Recent Posts

Chemise Please! Plus… the lowdown on the nightgown

The chemise has come a long way from a simple undergarment. Our bedtime favorite ranges in many styles and colors, don’t you wish you had them all?

Of all the styles available at Julianna Rae one of the more exotic may be the Chemise!  And, it’s not because of the way it looks but because of how tricky its name is to pronounce and the fact that most people don’t know what it is. If you want to learn to say the word then phonetically it’s \shə-ˈmēz.  Still stuck?  Then try “shuh” and “mees”, put it together more quickly each time and you’ve got it… “shuhmees”!  

That wasn’t so hard, was it?  Being able to pronounce it is one small victory, knowing what it is is another. At its most basic a Chemise is a short or mid-length (no longer than mid-calf), always sleeveless nightgown that is typically loose-fitting. Essentially, the chemise is the shorter sister of the long nightgown.  

The Midnight Beauty Silk Chemise is just as comfortable for bed as it is by day! It sparkles in Delicate above and in Kirsch below
A Chemise makes the perfect slip dress! The secret to invisible undergarments: a simple strapless bra and plain thong in a nude shade that’s as close to your skin tone as possible.

In modern French, a “chemise” is simply a man’s nightshirt. But before the late 18th century a chemise was a simple undergarment worn next to the skin. In fact, until the early 1800’s it was the ONLY article of clothing worn underneath, and (lucky for the wearer!) was the only piece of clothing washed weekly.  

Also around this same time, the “category” of sleepwear came into being when higher class women began to wear chemise-like gowns exclusively to bed.  These became known as nightshifts.  The shifts later morphed into the negligee with a shorter hem and softer, more sheer fabrics used in their construction.  This garment was soon seen as a symbol of wealth and became the predecessor of the modern nightgown.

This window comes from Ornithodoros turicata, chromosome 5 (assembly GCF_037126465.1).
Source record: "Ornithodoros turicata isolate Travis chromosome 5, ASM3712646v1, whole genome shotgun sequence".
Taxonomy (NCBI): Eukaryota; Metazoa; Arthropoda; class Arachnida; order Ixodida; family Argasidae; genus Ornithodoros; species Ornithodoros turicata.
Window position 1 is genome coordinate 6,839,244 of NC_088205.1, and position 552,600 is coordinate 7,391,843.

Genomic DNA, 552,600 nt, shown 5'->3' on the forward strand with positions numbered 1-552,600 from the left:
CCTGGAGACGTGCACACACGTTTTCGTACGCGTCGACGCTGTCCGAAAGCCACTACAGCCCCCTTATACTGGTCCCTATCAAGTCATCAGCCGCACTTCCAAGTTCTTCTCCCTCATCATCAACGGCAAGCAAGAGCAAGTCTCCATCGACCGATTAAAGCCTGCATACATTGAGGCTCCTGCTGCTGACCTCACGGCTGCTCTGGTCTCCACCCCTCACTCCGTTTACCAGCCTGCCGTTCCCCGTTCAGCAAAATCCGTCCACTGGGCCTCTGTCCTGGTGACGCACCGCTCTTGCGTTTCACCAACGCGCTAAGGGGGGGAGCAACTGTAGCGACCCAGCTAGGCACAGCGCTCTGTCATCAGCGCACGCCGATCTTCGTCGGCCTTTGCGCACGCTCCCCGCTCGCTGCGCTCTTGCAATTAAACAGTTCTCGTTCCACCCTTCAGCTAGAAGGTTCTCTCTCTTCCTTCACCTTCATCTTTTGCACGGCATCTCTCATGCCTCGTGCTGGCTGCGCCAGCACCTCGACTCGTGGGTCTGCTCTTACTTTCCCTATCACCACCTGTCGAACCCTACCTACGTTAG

But the nightgown wasn’t always a garment associated with the female gender.  Prior to the 18th-century, nightgowns were predominantly worn by men – think Ebenezer Scrooge!  Whether worn by a male or female, nightgowns were, and still are, made of a wide range of fabrics.  Depending on the weather and class of person wearing the gown it could be made of anything from simple cotton, to fine linen, silk, damask, brocade, velvet, taffeta, satin, or wool with linings of satin or fur for the colder weather.

A long nightgown is as elegant as it gets with beautiful details and added lace but on some gowns no lace is needed… the beauty is in the silhouette! Left, Ariadne Silk Long Gown in Pearl. Right, Splendid Silk Gown in Amethyst.

Through the years both the nightgown and chemise have transformed from plain utilitarian undergarments to modern-day staples worn for bed. More recently, they’ve also emerged as daywear.  With embellishments like embroidery and lace and gorgeous fabrics like silk, it would be a shame to wear a chemise only to bed!

At Julianna Rae we love our chemises and nightgowns!  We use natural fabrics cut on the bias so they’ll flow just right over your body, flattering your curves where you have them and creating the illusion of them if you don’t.  With the addition of our luxurious lace designs placed just so, they’ll make anyone feel like a movie star on their own red carpet!  

Can’t decide if you love a long nightgown or calf-skimming chemise?  Buy both styles now with 20% off during our Beauty of Fall sale

Deb Fries is a freelance designer and writer, she worked with Julianna Rae in Customer Service and Graphics and now writes lifestyle pieces for the blog at in her favorite Camille Silk Nighgown in Indigo with its gorgeous lace hemline and unique cowl neck.